Western Bitcoin markets have picked up a little bit this week, but nothing like Iran, where uncertainty about the future is certainly soaring.
The price of Bitcoin in Iranian markets – which are officially illegal in the country – has spiked to $24,000 per unit. In a way.
1 Billion to 1
Traders on LocalBitcoins are asking at least 1 billion Iranian Rial per BTC. At the current official exchange rate of about 42,000 Rial per dollar, that makes the price of an Iranian Bitcoin about $24,000.
LocalBitcoins has apparently reversed its decision to ban Iranian users.
The rate is apparently only for those looking to pay with Rial, and isn’t quite accurate in dollar terms. Dollar markets, where Iranians use foreign financial services to conduct transactions, are much more in line with global rates. At time of writing, BTC was going for about $8,100.
Valuing the cryptocurrency at this price would be based on the “official” exchange rate, which is different than the rate a rial is worth on the streets of Iran. Official rates are typically used only in external trade, which is also the purpose of Iran’s blockchain project.
Internally, no one will pay $1 for 42,000 rial. They’ll more likely pay $1 for 140,000 or so, according to a source speaking to CoinTelegraph.
What the Bitcoin price disparity actually shows us, therefore, is a steep divorce between the official Iranian Rial rate and the rate used by Iranians.
This reporter has spoken with an individual in nearby Syria who says that he routinely pays a 10-20% premium in order to get cryptocurrency for online gambling.
The source also noted that other cryptocurrencies such as Monero and Ethereum are routinely trafficked in the region.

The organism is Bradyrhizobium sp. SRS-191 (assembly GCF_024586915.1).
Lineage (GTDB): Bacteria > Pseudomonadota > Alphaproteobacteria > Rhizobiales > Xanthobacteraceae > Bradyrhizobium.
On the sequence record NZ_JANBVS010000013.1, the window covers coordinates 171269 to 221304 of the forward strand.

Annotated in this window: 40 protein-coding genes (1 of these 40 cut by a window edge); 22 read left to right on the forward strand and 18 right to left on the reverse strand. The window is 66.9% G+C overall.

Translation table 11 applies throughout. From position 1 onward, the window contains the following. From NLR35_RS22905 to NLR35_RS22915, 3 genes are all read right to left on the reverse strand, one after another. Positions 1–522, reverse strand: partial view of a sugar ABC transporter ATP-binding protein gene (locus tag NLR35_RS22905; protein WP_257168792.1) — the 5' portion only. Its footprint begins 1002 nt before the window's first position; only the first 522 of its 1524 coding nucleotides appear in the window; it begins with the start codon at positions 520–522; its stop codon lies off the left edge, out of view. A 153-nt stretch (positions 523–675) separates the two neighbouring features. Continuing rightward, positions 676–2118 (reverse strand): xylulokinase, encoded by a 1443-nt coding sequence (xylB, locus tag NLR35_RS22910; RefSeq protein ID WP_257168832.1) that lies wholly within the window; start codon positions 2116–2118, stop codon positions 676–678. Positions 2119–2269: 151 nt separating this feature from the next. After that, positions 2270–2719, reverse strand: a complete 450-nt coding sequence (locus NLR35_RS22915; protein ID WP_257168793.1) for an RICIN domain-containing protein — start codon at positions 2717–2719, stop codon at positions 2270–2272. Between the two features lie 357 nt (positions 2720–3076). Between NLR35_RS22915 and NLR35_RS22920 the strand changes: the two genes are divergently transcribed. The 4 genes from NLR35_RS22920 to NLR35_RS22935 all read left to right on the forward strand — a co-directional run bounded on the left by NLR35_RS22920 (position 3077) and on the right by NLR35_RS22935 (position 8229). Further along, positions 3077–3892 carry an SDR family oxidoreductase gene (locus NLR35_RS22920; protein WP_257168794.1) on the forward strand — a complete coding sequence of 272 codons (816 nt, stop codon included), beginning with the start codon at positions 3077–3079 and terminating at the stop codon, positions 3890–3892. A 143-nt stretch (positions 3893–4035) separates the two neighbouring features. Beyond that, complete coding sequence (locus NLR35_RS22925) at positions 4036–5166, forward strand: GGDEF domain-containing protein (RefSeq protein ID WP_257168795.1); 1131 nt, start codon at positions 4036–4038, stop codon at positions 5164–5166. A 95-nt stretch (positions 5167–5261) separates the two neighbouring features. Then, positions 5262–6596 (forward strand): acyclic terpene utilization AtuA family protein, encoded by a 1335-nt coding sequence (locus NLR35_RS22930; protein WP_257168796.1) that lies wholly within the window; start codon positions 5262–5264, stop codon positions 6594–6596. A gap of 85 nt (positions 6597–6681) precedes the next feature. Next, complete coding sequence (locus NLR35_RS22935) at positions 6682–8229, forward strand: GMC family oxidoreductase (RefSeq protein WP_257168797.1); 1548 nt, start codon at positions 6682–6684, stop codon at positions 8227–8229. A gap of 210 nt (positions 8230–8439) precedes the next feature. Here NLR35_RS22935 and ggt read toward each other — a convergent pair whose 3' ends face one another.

A Little War Goes A Long Way
Iran has been embroiled in a global stage play with US President Donald Trump, who ordered the killing of one of its top generals this week. The heroic figure’s passing has resulted in protests and mourning in the streets of Tehran, with many Iranian’s demanding that the country respond to the US in kind.
An Iranian cleric named Shahab Moradi says it will be hard for Iran to do this, since US citizens don’t glorify their government servants in quite the same way as Iranians do. In short, there’s no equivalent to a General Soleimani in the US.
War is both good and bad for currency prices. Typically, the winning country sees a benefit, while the losing one eventually currency goes out of existence.
During the invasion of Iraq, the value of a Dinar dropped to a fraction of a penny. Today, an Iraqi Dinar is worth about $0.00083. At one point in the 1980s, an Iraqi Dinar was worth over $3.
Iran’s Rial is already in the bucket, with it taking roughly 140,000 of the Islamic Republic’s units to buy $1. Officially speaking, the currency is worth almost three times that amount, but it would not be able to buy that level of goods.
Iran was among the first countries to establish its own blockchain, but not much is known about its current status. Reportedly, it will use the distributed ledger to settle international remittances at the national level.
Bitcoin and other cryptocurrencies are currently banned in Iran due to religious standards about money.